In a recent article in the Journal of Emergency Medicine, Dr. Resa Lewiss and friends, discuss 2 cases of thoracic aortic aneurysm identification by focused cardiac ultrasound. It is a great case report that highlights the need to include the aortic root and descending thoracic aorta in the parasternal long view of your focused cardiac echo.
“A 60-year-old man presented to the emergency department (ED) after a blunt traumatic injury to his back while at work. During the focused cardiac ultrasound examination, the aortic outflow tract distal to the aortic valve appeared enlarged and the aortic root measured 5.49 cm.
“An 82-year-old man with hypertension presented to the ED with 1 month of chest pain radiating to the back. The focused cardiac ultrasound examination demonstrated enlargement of the descending thoracic aorta at 4.82 cm.”
This case is one where if I were the doctor, my immediate response may have been hidden from the patient. Inside voice would NOT have stayed in. Wow! Dr. Torregrossa and the team at USC discuss a case published in March 2013 Western Journal of Emergency Medicine of a patient where there obviously was no bedside ultrasound performed for the duration of his symptoms. “How long was that?” you may ask… ONE YEAR! Wow! He saw his doctor (check), he got a chest Xray (check), he got an EKG (check). Good thing he finally got an ultrasound study ….
The case: “61-year-old male with a 1-year history of bilateral lower extremity swelling and a chronic cough was referred to the emergency department (ED) for an abnormal echocardiogram. The patient also reported experiencing intermittent episodes of chest pressure. He stated that he was referred from his doctor after he received a cardiac echocardiography examination that showed possible mitral valve vegetations. On review of systems, he also admitted to intermittent chest palpitations. On physical examination, his vital signs included a blood pressure of 127/75 mmHg, heart rate of 80 per minute and regular, respiratory rate of 18 per minute, pulse oximetry of 98% and temperature of 98.0°F. The rest of the physical examination was normal. An electrocardiogram demonstrated normal sinus rhythm and the chest radiograph was unremarkable. ED bedside ultrasound (EUS) showed….”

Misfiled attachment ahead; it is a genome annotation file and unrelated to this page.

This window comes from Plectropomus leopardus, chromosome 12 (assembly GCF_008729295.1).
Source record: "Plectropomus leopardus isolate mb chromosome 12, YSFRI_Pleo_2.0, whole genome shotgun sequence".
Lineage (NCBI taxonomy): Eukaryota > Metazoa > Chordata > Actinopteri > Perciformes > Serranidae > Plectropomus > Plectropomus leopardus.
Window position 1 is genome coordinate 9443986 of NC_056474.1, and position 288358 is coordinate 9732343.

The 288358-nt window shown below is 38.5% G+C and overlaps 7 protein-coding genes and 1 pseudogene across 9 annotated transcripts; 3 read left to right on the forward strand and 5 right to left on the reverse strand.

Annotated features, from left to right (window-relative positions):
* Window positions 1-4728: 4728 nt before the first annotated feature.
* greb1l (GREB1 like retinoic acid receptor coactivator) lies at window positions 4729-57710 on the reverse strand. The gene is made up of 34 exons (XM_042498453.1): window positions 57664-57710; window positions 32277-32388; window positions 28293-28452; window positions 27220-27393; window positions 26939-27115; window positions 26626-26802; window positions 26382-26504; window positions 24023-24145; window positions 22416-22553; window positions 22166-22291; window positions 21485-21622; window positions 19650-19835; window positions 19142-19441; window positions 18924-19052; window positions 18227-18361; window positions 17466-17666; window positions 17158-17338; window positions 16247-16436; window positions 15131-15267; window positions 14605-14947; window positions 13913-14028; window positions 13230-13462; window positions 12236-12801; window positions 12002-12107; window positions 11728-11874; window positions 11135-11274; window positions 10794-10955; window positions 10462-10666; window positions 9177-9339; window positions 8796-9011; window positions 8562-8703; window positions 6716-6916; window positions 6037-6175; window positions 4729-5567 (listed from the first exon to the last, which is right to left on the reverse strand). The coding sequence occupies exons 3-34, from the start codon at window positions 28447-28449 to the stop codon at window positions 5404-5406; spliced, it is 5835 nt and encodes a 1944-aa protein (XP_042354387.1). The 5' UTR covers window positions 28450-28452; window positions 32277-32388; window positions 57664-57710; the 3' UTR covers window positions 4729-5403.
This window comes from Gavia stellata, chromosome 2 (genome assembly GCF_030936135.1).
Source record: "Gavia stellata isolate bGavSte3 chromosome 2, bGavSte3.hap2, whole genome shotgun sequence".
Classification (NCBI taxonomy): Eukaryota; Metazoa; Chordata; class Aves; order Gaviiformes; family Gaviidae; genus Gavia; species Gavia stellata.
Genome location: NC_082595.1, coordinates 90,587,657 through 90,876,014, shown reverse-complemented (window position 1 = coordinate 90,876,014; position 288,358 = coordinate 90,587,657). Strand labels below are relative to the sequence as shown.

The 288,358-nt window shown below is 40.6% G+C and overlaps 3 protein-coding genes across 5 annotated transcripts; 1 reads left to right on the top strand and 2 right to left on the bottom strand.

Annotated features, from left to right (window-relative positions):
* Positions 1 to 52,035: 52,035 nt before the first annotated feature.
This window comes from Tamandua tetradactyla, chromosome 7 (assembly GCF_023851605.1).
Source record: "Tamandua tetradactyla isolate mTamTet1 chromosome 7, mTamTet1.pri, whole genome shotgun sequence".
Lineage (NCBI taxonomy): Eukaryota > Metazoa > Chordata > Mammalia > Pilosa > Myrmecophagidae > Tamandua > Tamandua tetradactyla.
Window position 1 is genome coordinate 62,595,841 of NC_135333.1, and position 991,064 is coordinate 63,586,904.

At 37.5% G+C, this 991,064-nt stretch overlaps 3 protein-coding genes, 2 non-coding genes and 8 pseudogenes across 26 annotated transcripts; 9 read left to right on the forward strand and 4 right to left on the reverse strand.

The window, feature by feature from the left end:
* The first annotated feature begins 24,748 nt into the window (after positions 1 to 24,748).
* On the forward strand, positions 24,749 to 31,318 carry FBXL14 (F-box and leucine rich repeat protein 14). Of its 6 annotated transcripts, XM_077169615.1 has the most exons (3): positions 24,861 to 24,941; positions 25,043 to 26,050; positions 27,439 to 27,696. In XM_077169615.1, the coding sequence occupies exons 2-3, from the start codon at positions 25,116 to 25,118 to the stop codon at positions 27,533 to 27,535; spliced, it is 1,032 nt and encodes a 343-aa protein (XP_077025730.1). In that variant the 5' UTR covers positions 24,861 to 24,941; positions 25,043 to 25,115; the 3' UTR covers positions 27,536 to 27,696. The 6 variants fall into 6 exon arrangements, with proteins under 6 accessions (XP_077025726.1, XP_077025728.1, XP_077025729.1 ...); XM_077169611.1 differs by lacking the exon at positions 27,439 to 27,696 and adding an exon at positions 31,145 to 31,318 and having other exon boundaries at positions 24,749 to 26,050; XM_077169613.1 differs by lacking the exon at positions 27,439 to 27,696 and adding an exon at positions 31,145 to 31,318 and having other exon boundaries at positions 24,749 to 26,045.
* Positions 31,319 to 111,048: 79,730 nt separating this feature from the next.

To read on the topic so that you will know some of the literature behind it – go here.
Drs. Teresa Wu and Brady Pregerson (in the current issue of EPMonthly) once again discuss an interesting case that is more than meets the eye, and thankfully they continue their humorous sarcasm and start the case by speaking of an average day in our emergency departments these days: “This is the third time this week that you have had to close your ED. All of the beds in the hospital are full, and your ED is bulging at the seams with sick patients that aren’t going anywhere anytime soon. You are holding 10 admissions at the present moment, and the hallways are lined with patients calling “doctor” every time you walk by. As much as you hate doing so, you concede to the request to close to ambulance traffic and then walk briskly over to the chart rack to see what you can do to help improve the current situation. Your eager intern is right on your heels and says he has a new patient to present to you. “This should be a really simple case,” he spurts out. You raise your eyebrows and bite your tongue.”……